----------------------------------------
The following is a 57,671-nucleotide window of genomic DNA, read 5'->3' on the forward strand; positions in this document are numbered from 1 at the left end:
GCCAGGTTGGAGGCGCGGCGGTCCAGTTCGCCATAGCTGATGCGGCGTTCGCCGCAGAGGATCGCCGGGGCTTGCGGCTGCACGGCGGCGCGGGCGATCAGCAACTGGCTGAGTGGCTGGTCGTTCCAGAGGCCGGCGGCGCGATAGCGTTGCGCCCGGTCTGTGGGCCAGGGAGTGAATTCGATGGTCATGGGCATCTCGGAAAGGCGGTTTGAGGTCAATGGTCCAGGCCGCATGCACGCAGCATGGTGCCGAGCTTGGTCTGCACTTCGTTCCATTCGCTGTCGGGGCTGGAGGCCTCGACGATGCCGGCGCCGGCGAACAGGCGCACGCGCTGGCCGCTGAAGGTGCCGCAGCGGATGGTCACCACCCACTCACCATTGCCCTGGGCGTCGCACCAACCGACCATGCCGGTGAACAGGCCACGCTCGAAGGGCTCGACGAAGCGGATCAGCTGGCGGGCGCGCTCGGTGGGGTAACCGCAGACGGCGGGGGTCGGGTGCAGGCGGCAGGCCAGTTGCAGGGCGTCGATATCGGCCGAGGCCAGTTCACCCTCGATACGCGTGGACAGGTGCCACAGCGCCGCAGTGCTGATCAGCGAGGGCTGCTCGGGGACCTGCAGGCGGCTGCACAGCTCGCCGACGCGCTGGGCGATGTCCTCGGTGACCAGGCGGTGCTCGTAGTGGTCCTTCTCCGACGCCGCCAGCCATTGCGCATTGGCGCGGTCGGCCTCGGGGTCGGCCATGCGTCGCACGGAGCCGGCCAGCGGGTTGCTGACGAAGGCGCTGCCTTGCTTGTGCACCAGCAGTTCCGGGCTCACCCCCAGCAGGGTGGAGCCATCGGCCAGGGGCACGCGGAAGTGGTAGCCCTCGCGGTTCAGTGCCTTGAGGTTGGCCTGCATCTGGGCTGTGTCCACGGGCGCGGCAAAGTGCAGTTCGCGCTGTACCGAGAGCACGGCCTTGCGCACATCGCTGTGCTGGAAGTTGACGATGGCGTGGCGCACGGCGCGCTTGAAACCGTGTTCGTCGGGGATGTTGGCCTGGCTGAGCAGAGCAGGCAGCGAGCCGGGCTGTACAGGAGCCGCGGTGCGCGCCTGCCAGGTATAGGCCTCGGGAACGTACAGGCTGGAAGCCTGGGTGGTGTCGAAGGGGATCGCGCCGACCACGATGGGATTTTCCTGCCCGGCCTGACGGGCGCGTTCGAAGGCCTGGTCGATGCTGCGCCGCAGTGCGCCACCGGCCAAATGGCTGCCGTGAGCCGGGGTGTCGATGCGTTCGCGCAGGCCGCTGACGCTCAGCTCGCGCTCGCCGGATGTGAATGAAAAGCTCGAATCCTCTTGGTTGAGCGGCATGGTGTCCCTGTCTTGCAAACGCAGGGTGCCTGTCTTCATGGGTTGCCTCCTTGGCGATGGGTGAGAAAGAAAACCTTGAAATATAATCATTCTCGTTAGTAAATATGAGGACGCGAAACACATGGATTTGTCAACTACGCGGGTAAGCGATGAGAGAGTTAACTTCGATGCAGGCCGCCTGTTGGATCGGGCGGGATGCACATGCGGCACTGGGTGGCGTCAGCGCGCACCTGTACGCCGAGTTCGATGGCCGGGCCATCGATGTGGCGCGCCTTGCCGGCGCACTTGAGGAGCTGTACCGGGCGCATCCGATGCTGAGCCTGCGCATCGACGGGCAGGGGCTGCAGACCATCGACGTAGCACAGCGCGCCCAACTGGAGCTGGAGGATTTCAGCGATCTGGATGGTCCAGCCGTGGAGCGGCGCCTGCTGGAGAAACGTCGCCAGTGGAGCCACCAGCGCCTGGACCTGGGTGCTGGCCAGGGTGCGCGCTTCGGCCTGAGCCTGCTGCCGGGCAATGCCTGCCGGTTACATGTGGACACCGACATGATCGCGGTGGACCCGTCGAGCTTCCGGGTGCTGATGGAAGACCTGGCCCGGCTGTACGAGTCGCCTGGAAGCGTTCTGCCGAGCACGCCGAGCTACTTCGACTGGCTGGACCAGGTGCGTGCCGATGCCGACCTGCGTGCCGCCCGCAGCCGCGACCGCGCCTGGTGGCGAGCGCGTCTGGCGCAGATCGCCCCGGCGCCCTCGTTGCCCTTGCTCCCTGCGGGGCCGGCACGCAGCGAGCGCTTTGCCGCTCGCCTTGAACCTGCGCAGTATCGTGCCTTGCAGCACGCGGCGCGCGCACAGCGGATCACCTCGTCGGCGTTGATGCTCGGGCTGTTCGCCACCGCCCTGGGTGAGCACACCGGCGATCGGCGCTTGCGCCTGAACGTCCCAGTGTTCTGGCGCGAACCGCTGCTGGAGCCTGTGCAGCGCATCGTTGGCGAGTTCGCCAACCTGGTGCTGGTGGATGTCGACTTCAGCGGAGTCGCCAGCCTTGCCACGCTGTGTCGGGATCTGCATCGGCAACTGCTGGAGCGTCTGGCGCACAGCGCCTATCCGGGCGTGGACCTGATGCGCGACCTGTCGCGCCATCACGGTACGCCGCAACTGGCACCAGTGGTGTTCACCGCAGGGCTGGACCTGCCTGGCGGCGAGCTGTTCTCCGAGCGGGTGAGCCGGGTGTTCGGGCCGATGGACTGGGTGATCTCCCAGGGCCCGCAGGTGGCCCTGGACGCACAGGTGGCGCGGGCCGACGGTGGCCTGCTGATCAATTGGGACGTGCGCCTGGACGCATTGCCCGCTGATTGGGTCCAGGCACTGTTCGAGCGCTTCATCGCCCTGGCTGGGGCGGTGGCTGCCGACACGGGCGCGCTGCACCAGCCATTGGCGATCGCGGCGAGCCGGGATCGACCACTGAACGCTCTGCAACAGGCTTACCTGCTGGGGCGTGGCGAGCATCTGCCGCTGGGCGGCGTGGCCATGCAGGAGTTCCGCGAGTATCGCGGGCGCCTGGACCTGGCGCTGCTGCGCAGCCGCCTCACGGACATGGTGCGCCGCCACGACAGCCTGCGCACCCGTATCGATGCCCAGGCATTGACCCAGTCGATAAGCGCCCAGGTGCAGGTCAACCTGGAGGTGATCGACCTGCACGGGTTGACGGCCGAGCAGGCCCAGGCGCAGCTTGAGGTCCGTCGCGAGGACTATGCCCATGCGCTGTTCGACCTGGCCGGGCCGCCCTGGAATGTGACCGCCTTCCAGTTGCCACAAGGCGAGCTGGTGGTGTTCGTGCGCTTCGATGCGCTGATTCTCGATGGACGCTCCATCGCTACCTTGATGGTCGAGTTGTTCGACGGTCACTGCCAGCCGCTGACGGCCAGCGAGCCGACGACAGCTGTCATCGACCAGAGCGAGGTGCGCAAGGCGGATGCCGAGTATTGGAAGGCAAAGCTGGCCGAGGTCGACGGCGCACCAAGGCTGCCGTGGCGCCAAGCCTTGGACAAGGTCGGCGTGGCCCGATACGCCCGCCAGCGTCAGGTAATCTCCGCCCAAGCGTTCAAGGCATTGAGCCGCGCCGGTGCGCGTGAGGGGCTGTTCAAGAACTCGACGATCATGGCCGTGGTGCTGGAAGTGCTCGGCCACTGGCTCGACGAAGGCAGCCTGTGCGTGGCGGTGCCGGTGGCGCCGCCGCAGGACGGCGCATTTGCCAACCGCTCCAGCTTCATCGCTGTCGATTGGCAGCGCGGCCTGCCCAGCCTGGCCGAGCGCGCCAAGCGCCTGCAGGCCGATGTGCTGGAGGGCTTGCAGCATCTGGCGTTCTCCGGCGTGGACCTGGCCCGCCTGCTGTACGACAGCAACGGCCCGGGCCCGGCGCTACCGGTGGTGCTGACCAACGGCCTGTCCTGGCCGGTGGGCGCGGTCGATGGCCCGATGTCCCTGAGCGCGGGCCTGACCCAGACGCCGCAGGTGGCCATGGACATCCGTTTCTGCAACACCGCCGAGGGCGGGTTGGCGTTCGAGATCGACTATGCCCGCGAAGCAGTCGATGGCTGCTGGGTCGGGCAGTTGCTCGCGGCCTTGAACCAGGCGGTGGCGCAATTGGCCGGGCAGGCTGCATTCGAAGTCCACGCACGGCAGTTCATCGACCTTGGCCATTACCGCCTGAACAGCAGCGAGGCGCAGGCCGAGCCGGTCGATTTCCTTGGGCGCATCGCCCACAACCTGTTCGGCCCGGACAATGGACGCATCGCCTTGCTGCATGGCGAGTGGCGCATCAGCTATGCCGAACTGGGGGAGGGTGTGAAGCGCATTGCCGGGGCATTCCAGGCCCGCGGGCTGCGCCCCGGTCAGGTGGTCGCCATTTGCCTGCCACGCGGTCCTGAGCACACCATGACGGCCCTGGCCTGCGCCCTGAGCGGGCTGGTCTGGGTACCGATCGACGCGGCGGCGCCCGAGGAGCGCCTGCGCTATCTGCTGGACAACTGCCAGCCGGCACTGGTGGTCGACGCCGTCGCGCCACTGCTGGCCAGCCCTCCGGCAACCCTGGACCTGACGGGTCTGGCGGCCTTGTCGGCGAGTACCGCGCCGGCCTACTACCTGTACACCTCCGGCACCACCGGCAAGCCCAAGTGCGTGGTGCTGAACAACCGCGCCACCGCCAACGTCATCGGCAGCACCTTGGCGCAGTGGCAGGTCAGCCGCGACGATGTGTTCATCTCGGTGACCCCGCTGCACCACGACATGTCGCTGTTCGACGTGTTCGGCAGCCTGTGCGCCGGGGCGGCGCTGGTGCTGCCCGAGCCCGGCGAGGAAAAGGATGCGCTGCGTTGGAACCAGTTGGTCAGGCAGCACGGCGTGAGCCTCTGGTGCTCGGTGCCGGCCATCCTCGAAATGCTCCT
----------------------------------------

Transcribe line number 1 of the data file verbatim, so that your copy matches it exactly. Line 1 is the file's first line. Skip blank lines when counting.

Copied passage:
The following is a 57,671-nucleotide window of genomic DNA, read 5'->3' on the forward strand; positions in this document are numbered from 1 at the left end: